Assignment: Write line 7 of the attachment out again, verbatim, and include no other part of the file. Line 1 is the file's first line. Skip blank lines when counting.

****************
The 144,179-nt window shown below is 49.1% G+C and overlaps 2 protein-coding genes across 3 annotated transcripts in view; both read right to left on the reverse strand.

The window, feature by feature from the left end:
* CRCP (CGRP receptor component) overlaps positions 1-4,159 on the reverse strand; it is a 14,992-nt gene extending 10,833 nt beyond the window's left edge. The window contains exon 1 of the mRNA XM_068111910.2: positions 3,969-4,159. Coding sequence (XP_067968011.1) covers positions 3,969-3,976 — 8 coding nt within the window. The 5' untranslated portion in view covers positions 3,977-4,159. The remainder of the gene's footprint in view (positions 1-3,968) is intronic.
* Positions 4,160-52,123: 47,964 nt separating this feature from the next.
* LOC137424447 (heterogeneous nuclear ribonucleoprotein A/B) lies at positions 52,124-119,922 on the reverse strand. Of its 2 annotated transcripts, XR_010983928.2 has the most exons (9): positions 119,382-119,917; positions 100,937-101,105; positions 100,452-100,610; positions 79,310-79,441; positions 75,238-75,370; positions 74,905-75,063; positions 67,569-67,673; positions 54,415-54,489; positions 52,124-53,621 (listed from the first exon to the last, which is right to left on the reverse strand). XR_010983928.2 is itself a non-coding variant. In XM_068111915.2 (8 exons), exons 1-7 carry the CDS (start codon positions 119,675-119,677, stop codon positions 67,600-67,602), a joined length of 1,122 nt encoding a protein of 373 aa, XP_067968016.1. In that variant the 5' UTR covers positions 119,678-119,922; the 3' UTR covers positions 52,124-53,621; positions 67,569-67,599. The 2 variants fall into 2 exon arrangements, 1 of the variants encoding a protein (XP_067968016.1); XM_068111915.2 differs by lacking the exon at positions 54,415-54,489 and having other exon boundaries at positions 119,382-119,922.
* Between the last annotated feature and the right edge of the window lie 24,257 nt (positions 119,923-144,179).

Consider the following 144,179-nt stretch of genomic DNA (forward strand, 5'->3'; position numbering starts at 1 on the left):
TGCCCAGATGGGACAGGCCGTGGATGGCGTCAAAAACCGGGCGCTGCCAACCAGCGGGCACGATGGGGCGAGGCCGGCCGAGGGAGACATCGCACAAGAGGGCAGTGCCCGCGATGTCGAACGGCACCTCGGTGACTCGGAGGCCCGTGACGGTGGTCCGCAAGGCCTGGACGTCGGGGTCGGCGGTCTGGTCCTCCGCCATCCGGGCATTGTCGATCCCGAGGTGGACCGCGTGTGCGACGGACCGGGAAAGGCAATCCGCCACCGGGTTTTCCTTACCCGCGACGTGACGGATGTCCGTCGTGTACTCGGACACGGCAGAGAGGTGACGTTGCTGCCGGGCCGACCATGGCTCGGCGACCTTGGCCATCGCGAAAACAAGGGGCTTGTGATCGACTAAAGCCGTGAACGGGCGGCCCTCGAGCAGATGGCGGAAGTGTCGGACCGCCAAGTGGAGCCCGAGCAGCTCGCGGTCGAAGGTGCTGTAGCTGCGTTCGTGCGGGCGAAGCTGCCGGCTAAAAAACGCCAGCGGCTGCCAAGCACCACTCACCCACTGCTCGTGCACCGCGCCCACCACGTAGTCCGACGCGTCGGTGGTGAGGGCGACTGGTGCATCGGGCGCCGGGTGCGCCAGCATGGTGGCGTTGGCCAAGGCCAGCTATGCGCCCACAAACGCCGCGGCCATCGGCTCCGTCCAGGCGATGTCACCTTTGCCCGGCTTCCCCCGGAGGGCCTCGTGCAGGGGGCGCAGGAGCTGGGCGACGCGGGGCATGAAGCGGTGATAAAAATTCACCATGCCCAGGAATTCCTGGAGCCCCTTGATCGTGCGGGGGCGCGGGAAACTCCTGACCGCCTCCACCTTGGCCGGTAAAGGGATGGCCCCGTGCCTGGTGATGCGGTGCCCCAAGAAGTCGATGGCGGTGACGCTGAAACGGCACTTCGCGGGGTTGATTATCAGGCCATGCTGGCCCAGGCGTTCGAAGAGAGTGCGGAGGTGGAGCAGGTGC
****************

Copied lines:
Consider the following 144,179-nt stretch of genomic DNA (forward strand, 5'->3'; position numbering starts at 1 on the left):